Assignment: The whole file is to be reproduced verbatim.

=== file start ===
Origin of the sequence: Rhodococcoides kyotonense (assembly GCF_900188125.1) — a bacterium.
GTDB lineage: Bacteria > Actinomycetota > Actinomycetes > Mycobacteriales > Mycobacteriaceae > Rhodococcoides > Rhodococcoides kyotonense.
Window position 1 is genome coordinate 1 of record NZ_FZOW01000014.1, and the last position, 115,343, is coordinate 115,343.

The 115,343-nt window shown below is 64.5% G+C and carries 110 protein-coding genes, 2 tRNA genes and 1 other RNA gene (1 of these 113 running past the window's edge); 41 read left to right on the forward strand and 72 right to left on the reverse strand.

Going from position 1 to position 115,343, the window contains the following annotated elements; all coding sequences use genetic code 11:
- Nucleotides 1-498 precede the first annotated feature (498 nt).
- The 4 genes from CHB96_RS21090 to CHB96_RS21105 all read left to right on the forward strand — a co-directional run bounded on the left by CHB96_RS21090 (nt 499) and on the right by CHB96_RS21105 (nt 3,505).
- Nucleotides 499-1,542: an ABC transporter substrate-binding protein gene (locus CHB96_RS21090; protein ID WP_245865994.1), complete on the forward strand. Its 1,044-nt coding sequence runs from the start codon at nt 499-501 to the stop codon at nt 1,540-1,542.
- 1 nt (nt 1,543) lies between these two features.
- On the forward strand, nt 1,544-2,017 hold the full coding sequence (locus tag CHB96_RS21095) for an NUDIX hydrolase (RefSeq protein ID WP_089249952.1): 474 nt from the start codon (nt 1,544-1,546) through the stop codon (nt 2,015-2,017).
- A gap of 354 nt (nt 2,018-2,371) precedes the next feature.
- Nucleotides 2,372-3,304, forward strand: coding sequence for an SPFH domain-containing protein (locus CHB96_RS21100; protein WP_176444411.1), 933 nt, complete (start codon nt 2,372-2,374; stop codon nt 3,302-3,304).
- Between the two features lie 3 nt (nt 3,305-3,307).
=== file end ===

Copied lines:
Origin of the sequence: Rhodococcoides kyotonense (assembly GCF_900188125.1) — a bacterium.
GTDB lineage: Bacteria > Actinomycetota > Actinomycetes > Mycobacteriales > Mycobacteriaceae > Rhodococcoides > Rhodococcoides kyotonense.
Window position 1 is genome coordinate 1 of record NZ_FZOW01000014.1, and the last position, 115,343, is coordinate 115,343.

The 115,343-nt window shown below is 64.5% G+C and carries 110 protein-coding genes, 2 tRNA genes and 1 other RNA gene (1 of these 113 running past the window's edge); 41 read left to right on the forward strand and 72 right to left on the reverse strand.

Going from position 1 to position 115,343, the window contains the following annotated elements; all coding sequences use genetic code 11:
- Nucleotides 1-498 precede the first annotated feature (498 nt).
- The 4 genes from CHB96_RS21090 to CHB96_RS21105 all read left to right on the forward strand — a co-directional run bounded on the left by CHB96_RS21090 (nt 499) and on the right by CHB96_RS21105 (nt 3,505).
- Nucleotides 499-1,542: an ABC transporter substrate-binding protein gene (locus CHB96_RS21090; protein ID WP_245865994.1), complete on the forward strand. Its 1,044-nt coding sequence runs from the start codon at nt 499-501 to the stop codon at nt 1,540-1,542.
- 1 nt (nt 1,543) lies between these two features.
- On the forward strand, nt 1,544-2,017 hold the full coding sequence (locus tag CHB96_RS21095) for an NUDIX hydrolase (RefSeq protein ID WP_089249952.1): 474 nt from the start codon (nt 1,544-1,546) through the stop codon (nt 2,015-2,017).
- A gap of 354 nt (nt 2,018-2,371) precedes the next feature.
- Nucleotides 2,372-3,304, forward strand: coding sequence for an SPFH domain-containing protein (locus CHB96_RS21100; protein WP_176444411.1), 933 nt, complete (start codon nt 2,372-2,374; stop codon nt 3,302-3,304).
- Between the two features lie 3 nt (nt 3,305-3,307).